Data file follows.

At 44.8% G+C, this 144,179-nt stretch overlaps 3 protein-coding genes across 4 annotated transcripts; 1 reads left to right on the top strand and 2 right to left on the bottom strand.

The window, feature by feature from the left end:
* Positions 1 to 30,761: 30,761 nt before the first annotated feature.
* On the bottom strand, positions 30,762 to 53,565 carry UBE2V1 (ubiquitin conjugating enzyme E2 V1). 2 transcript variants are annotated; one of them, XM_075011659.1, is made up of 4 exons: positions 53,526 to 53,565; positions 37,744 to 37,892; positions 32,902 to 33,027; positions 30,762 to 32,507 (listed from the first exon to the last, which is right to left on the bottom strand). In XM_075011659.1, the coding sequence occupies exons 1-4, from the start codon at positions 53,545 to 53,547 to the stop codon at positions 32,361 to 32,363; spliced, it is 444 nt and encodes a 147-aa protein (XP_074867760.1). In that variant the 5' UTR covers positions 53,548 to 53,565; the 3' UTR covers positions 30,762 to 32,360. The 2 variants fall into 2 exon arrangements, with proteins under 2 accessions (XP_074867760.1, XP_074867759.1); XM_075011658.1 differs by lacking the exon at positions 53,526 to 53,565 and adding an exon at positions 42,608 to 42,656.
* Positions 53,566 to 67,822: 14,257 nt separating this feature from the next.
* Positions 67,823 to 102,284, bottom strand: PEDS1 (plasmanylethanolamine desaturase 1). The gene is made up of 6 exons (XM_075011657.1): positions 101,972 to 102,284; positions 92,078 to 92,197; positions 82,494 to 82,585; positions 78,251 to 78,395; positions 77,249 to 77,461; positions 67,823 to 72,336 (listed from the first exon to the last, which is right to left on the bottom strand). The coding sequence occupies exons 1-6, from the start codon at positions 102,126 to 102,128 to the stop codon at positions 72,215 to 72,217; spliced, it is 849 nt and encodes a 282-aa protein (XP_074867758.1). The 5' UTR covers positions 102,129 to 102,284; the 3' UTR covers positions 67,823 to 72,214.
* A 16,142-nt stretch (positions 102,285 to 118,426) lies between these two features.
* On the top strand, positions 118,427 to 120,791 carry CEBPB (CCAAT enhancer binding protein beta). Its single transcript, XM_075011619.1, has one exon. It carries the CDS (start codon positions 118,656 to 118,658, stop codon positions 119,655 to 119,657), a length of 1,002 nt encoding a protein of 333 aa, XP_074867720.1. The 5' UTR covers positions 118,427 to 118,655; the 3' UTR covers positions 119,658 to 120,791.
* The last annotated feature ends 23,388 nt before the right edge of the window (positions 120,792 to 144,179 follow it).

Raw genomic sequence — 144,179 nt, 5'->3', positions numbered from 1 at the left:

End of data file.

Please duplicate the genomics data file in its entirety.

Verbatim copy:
At 44.8% G+C, this 144,179-nt stretch overlaps 3 protein-coding genes across 4 annotated transcripts; 1 reads left to right on the top strand and 2 right to left on the bottom strand.

The window, feature by feature from the left end:
* Positions 1 to 30,761: 30,761 nt before the first annotated feature.
* On the bottom strand, positions 30,762 to 53,565 carry UBE2V1 (ubiquitin conjugating enzyme E2 V1). 2 transcript variants are annotated; one of them, XM_075011659.1, is made up of 4 exons: positions 53,526 to 53,565; positions 37,744 to 37,892; positions 32,902 to 33,027; positions 30,762 to 32,507 (listed from the first exon to the last, which is right to left on the bottom strand). In XM_075011659.1, the coding sequence occupies exons 1-4, from the start codon at positions 53,545 to 53,547 to the stop codon at positions 32,361 to 32,363; spliced, it is 444 nt and encodes a 147-aa protein (XP_074867760.1). In that variant the 5' UTR covers positions 53,548 to 53,565; the 3' UTR covers positions 30,762 to 32,360. The 2 variants fall into 2 exon arrangements, with proteins under 2 accessions (XP_074867760.1, XP_074867759.1); XM_075011658.1 differs by lacking the exon at positions 53,526 to 53,565 and adding an exon at positions 42,608 to 42,656.
* Positions 53,566 to 67,822: 14,257 nt separating this feature from the next.
* Positions 67,823 to 102,284, bottom strand: PEDS1 (plasmanylethanolamine desaturase 1). The gene is made up of 6 exons (XM_075011657.1): positions 101,972 to 102,284; positions 92,078 to 92,197; positions 82,494 to 82,585; positions 78,251 to 78,395; positions 77,249 to 77,461; positions 67,823 to 72,336 (listed from the first exon to the last, which is right to left on the bottom strand). The coding sequence occupies exons 1-6, from the start codon at positions 102,126 to 102,128 to the stop codon at positions 72,215 to 72,217; spliced, it is 849 nt and encodes a 282-aa protein (XP_074867758.1). The 5' UTR covers positions 102,129 to 102,284; the 3' UTR covers positions 67,823 to 72,214.
* A 16,142-nt stretch (positions 102,285 to 118,426) lies between these two features.
* On the top strand, positions 118,427 to 120,791 carry CEBPB (CCAAT enhancer binding protein beta). Its single transcript, XM_075011619.1, has one exon. It carries the CDS (start codon positions 118,656 to 118,658, stop codon positions 119,655 to 119,657), a length of 1,002 nt encoding a protein of 333 aa, XP_074867720.1. The 5' UTR covers positions 118,427 to 118,655; the 3' UTR covers positions 119,658 to 120,791.
* The last annotated feature ends 23,388 nt before the right edge of the window (positions 120,792 to 144,179 follow it).

Raw genomic sequence — 144,179 nt, 5'->3', positions numbered from 1 at the left: